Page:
Cleaning Out the Stacks


A new federal law orders libraries to install "filtering" software, to prevent kids from tapping the Internet's seamier educational offerings. The measure, part of the Children's Internet Protection Act signed last December, denies federal funding to libraries that don't set up blocking software. Meanwhile, several states—including Maine, Montana, and Arkansas—are considering their own versions of the federal mandate.

Now the American Library Association, the American Civil Liberties Union, and a growing list of additional plaintiffs are suing to stop the law. They charge that the filters block access to constitutionally protected material, a claim backed in a recent Consumer Reports study that tested six filtering programs on the market today. All of the programs blocked some child-friendly sites. (In a separate study, the program I-Gear blocked even such asexual political groups as he Electronic Frontier Foundation.)

Meanwhile, five out of six failed to deny access to 20 percent of the "bad" sites. The bottom line? A kid looking for boobs will still probably find them; a kid writing a report on breast cancer might have to look elsewhere.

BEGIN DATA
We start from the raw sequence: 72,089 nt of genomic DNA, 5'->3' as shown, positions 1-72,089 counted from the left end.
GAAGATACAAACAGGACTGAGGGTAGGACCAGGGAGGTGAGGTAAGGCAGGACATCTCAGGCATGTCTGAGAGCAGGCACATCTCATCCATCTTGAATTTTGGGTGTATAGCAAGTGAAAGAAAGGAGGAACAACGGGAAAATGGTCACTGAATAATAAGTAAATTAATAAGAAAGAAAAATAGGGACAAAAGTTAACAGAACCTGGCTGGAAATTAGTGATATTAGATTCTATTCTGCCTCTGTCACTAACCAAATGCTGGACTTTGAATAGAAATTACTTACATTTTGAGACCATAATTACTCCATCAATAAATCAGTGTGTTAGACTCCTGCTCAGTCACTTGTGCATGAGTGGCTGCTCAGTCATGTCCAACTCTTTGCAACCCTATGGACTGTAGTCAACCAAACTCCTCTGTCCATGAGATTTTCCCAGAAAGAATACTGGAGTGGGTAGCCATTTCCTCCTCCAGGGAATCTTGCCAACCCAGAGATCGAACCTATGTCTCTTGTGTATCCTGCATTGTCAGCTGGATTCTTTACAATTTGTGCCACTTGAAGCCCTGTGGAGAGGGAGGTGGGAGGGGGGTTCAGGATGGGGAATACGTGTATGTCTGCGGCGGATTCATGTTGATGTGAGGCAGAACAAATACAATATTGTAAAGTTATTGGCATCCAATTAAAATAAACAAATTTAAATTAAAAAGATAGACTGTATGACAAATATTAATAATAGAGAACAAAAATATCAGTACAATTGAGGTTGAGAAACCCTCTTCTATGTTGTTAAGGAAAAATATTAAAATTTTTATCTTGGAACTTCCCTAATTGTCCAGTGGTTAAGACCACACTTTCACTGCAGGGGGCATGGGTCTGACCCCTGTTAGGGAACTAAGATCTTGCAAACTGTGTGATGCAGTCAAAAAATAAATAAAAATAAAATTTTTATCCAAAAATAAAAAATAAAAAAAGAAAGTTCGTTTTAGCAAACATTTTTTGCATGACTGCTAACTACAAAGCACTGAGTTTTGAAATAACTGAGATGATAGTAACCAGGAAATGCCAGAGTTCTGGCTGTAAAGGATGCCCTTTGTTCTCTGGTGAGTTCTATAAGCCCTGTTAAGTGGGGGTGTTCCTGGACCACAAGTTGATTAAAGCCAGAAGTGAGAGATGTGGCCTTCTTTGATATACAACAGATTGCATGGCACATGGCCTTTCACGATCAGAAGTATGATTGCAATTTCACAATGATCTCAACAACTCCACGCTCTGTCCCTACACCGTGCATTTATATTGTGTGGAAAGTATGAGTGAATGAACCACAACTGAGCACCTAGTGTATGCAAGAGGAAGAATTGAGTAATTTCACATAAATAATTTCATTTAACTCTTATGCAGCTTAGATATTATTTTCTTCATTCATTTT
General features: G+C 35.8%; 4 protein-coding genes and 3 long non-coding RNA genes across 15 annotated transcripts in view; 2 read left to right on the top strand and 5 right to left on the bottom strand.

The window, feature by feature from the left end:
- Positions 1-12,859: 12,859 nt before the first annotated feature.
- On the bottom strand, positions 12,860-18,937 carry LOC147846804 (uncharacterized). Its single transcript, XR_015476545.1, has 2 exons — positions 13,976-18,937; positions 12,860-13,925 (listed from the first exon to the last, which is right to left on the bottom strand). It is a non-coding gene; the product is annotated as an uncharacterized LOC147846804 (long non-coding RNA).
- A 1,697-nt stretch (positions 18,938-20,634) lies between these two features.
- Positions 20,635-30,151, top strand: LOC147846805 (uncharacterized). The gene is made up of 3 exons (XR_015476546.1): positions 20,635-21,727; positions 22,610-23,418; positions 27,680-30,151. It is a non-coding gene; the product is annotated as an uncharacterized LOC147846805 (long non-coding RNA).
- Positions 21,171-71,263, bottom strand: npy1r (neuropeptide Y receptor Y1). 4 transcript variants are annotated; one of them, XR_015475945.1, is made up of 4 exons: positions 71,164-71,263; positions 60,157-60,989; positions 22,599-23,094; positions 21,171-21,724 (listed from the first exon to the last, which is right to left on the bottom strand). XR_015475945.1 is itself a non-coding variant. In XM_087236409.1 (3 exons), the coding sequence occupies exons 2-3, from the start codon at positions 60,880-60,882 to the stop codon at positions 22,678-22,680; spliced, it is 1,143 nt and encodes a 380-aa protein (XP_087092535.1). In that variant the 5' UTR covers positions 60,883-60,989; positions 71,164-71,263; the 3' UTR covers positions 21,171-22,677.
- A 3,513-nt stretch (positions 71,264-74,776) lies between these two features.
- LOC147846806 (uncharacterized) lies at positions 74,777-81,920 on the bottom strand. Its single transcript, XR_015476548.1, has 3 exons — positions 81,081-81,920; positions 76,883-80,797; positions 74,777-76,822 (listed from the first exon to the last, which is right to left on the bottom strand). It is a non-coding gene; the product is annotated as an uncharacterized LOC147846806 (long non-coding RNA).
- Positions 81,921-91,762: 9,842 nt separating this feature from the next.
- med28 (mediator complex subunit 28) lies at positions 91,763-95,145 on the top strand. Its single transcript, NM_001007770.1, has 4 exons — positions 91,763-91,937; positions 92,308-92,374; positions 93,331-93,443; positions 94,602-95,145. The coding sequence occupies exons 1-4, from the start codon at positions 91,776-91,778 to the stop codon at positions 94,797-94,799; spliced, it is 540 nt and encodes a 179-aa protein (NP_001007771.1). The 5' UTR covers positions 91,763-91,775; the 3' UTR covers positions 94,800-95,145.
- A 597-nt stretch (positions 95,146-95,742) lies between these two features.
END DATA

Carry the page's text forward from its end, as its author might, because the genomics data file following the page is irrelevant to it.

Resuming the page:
Of course, that isn't likely to dissuade those terrified for the moral rectitude of an entire generation. Some are even attempting to cast online smut as a public health issue. Earlier this year in Livermore, California, the conservative Public Justice Institute asked an appeals court to order the town library to install filtering software. The group claims a 12-year-old boy was traumatized by hardcore pornography that he discovered with a library computer. The images, argued PJI, led him to exhibit "anti-social behavior."